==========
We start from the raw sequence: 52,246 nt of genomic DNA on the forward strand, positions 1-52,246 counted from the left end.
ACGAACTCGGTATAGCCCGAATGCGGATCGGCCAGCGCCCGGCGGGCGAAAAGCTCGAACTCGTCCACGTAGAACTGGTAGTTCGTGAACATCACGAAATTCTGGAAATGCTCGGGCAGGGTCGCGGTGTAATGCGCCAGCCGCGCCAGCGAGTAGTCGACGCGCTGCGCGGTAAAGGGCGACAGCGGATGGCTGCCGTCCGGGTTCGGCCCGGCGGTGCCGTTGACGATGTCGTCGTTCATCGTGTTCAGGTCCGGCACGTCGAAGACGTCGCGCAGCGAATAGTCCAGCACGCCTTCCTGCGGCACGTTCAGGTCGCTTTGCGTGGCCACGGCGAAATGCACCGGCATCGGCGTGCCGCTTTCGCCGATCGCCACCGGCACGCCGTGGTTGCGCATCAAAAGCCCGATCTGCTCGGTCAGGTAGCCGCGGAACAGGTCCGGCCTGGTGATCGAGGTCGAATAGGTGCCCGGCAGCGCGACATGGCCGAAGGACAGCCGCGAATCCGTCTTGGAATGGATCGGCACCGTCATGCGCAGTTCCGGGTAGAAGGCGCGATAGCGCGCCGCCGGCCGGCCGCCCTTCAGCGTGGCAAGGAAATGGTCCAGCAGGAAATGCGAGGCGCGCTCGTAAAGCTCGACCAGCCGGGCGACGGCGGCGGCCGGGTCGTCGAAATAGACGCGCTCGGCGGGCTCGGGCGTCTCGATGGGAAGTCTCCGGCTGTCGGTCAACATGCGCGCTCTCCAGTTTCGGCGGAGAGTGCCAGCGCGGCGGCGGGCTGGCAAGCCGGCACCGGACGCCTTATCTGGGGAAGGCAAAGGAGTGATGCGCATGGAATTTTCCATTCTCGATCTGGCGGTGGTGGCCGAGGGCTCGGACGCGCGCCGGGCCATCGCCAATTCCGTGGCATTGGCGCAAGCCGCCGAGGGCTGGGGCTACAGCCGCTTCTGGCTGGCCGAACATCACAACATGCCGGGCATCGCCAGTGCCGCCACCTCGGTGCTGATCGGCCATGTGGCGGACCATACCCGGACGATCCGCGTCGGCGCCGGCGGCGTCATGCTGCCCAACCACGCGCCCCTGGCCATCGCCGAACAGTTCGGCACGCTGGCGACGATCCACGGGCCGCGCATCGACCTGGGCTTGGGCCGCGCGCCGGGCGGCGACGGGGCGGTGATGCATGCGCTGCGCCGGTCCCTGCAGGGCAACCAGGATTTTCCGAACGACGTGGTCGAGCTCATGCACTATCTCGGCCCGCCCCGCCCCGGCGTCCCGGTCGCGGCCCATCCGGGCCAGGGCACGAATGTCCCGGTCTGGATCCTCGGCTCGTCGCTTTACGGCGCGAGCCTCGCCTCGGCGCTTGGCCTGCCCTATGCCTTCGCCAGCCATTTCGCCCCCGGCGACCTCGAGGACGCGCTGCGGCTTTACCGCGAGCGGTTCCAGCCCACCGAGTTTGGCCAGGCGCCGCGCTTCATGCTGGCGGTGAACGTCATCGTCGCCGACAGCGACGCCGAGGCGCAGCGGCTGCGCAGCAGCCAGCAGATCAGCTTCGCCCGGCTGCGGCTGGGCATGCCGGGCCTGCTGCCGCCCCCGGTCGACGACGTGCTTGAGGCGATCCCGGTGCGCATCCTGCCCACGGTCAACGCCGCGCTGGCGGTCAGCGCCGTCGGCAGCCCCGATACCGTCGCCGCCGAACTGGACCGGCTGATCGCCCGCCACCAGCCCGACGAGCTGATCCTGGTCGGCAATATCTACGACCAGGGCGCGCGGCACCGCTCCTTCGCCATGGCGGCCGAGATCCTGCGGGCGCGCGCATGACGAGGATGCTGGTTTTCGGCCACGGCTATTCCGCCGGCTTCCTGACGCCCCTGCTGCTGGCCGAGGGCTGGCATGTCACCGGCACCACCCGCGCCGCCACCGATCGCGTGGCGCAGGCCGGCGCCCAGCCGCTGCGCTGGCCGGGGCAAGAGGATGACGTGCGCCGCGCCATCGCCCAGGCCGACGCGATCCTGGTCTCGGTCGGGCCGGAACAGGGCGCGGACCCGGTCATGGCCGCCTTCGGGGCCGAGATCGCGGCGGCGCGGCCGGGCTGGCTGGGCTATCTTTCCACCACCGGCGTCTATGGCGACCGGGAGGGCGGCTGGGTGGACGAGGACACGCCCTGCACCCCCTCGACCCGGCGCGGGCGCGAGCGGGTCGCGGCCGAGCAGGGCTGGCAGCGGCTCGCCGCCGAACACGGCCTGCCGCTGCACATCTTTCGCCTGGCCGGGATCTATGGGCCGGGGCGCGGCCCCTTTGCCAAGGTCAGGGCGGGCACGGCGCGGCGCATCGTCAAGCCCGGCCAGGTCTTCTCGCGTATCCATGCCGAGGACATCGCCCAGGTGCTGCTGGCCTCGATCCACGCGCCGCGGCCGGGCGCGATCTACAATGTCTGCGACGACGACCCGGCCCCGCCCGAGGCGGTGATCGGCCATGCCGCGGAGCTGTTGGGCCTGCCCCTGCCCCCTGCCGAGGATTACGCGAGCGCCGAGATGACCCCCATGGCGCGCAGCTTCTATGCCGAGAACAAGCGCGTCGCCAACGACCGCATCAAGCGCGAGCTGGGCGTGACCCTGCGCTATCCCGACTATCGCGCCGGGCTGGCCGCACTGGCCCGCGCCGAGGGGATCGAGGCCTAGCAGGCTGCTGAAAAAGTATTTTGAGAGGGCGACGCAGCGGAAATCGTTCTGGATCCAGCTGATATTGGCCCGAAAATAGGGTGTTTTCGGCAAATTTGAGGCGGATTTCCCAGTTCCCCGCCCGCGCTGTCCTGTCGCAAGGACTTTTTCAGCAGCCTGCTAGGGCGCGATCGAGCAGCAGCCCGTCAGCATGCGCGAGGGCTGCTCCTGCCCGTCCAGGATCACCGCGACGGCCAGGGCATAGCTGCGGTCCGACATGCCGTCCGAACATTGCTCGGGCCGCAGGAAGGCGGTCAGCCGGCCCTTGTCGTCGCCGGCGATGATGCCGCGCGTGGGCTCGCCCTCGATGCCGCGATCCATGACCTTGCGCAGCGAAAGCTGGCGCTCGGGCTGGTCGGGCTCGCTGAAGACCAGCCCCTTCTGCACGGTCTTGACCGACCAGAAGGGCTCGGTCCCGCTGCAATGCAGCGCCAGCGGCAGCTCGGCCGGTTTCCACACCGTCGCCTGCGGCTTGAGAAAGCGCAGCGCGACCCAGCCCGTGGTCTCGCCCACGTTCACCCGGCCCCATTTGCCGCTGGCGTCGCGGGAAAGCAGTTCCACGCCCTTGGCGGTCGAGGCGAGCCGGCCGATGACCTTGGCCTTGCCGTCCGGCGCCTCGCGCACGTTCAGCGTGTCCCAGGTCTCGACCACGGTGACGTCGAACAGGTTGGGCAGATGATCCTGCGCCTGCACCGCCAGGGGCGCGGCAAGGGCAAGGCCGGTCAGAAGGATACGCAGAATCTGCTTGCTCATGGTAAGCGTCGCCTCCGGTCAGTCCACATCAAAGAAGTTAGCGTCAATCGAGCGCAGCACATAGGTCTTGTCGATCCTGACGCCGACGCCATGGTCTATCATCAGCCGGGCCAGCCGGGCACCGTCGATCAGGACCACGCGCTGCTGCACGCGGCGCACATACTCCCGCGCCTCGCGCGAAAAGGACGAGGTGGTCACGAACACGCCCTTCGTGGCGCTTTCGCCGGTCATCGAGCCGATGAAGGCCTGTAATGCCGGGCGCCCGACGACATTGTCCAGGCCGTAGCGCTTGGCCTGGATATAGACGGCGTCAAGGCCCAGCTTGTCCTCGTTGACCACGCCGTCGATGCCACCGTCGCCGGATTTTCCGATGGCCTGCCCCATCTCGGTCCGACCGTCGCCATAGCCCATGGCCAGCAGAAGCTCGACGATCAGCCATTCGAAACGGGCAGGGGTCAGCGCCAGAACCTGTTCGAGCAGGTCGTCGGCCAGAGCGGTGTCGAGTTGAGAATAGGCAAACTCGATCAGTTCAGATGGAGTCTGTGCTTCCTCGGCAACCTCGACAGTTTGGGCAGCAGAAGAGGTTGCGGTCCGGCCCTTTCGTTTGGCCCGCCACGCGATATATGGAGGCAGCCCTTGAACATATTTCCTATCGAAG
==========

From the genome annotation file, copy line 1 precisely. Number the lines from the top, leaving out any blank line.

We start from the raw sequence: 52,246 nt of genomic DNA on the forward strand, positions 1-52,246 counted from the left end.